Stephenson went on, in short order, to design the High Level Bridge in Newcastle Upon Tyne, which can be seen as a second and more elegant version of the Britannia Bridge; and the design of the bridge and the construction techniques employed also influenced Isambard Kingdom Brunel in the design and construction of the Royal Albert Bridge across the River Tamar at Saltash.

Fire and reconstruction

During the evening of 23 May 1970 the bridge was greatly damaged when boys playing inside the bridge dropped a burning torch, setting alight the tar-coated wooden roof of the tubes (see Britannia Bridge Official Fire Report, BBC News video). Despite the best efforts of the Caernarfonshire and Anglesey fire brigades, the bridge's height, construction and the lack of an adequate water supply meant they were unable to control the fire which spread all the way across from the mainland to the Anglesey side. After the fire had burned itself out the bridge was still standing but the structural integrity of the iron tubes had been fatally compromised by the intense heat. As a consequence the bridge was completely rebuilt by Husband & Co.

The new design was for an arched bridge. Concrete supports were built under the approach spans and steel archways constructed under the long spans either side of the central Britannia Tower. The bridge reopened to rail traffic (albeit with only a single line of rails and with reduced speed) on 30 January 1972. Over subsequent months the original box tubes were removed and the stonework of the towers was restored. The original deck below the rail lines was cosmetically restored.

In 1980, almost 10 years after the fire, the upper road level opened which carried a single-carriageway section of the A55 road.

Proposed bridge improvement

In November 2007, a Public Consultation exercise into the ‘A55 Britannia Bridge Improvement’ commenced. The perceived problems stated include:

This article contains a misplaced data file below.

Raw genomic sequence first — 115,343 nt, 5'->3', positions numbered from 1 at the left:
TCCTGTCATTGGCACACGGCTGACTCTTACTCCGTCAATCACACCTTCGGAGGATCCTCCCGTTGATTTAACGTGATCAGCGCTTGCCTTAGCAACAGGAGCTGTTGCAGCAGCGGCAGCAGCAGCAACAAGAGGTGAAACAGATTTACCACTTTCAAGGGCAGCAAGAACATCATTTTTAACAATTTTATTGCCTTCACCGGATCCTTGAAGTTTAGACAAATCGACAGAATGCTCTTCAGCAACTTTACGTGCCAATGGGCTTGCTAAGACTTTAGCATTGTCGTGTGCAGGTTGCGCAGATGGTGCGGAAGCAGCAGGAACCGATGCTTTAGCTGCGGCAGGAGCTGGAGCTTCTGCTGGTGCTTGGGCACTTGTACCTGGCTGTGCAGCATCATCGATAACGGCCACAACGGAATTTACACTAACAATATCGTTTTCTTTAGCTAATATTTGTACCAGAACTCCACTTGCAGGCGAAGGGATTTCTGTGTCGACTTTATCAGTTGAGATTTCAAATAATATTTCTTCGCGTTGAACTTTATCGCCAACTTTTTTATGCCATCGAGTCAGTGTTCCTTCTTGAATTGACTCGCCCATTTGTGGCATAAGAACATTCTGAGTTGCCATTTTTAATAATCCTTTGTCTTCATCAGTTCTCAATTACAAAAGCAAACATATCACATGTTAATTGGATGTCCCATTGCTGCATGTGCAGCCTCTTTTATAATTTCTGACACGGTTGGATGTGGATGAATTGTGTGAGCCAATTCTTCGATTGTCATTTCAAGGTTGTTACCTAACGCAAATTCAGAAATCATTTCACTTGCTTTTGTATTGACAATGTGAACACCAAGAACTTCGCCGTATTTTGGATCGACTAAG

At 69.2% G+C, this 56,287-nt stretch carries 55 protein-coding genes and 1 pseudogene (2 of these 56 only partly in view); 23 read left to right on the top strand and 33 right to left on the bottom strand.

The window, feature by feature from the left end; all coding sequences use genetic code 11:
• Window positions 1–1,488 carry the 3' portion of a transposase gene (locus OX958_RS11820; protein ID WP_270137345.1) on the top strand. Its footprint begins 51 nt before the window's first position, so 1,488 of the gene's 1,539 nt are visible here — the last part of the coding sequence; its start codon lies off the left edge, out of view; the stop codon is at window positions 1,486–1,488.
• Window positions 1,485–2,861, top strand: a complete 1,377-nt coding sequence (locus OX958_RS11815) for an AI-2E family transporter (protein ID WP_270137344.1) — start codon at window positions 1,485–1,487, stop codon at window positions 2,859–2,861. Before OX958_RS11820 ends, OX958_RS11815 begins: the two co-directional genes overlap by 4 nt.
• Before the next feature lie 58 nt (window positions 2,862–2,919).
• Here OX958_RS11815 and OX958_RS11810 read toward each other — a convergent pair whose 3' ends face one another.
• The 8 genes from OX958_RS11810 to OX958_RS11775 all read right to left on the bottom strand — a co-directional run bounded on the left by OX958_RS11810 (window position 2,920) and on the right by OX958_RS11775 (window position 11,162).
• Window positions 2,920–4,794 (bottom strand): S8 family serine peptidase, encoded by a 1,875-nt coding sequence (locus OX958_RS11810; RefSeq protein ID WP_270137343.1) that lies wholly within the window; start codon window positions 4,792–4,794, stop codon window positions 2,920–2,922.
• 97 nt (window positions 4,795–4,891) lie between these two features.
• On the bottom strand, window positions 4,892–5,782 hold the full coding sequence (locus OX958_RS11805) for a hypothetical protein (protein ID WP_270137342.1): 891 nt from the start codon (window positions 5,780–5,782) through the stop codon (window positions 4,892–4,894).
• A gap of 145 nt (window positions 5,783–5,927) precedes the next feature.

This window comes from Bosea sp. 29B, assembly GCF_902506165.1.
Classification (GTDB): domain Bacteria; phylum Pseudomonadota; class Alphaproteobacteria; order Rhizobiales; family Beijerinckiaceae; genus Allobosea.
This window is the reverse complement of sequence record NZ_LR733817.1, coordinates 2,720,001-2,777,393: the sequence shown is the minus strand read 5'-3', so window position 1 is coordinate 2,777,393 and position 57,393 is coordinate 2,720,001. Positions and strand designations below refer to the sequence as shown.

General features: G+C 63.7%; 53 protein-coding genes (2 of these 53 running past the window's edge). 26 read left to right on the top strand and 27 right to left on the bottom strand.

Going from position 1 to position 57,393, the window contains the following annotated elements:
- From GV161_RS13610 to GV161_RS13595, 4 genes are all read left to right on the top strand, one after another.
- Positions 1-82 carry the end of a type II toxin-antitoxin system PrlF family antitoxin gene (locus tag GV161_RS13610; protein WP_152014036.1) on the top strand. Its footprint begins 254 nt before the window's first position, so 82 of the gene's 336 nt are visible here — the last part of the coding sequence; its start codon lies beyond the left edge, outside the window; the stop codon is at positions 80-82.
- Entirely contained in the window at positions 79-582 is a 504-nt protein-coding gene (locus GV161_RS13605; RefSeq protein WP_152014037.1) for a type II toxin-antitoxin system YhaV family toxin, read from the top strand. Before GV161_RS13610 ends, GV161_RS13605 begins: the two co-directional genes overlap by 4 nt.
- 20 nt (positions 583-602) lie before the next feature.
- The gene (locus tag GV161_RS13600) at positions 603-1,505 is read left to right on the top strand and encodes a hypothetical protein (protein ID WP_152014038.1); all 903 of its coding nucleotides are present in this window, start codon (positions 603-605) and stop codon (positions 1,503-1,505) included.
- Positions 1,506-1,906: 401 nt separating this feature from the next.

• It is the only non dual carriageway section along the A55
  • Congestion during morning and afternoon peak periods
  • Congestion from seasonal and ferry traffic from Holyhead
  • Queuing at the junctions at either end
  • Traffic is expected to significantly increase over the next 10 years or so

In the document, four options are presented, each with their own pros and cons:

  • Do Nothing. Congestion will increase as traffic levels increase.
  • Widen Existing Bridge. To do this, the towers would have to be removed to make room for the extra lanes. This is an issue as the bridge is a Grade 2 Listed Structure and also as the bridge is owned by Network Rail. The extra lanes would have to be of reduced width as the existing structure is not capable of supporting 4 full width lanes.
  • New multi span concrete box bridge alongside. Building a separate bridge would allow the existing bridge to be used as normal during construction. The bridge would require support pillar(s) in the Menai Strait which is an environmental issue as the Strait is a Special Area of Conservation. Visual impact would be low as the pillars and road surface would be aligned with the current bridge.
  • New Single Span Cable Stayed Bridge. This would obviate the need for pillars in the Strait, but the bridge would have a large impact on the landscape due to the height of the cable support pillars. This is also the most costly option.

Respondents were overwhelmingly in favour of seeing some improvements, with 70% favouring the solution of building a second bridge.

  • Norrie, Charles Matthew (1956) Bridging the Years - a short history of British Civil Engineering, Edward Arnold (Publishers) Ltd
  • Rolt, L.T.C. (1960) George and Robert Stephenson: The Railway Revolution, Penguin, Ch. 15, ISBN 0-14-007646-8
  • Rapley, John (2003) The Britannia and other Tubular Bridges, Tempus, ISBN 0-7524-2753-9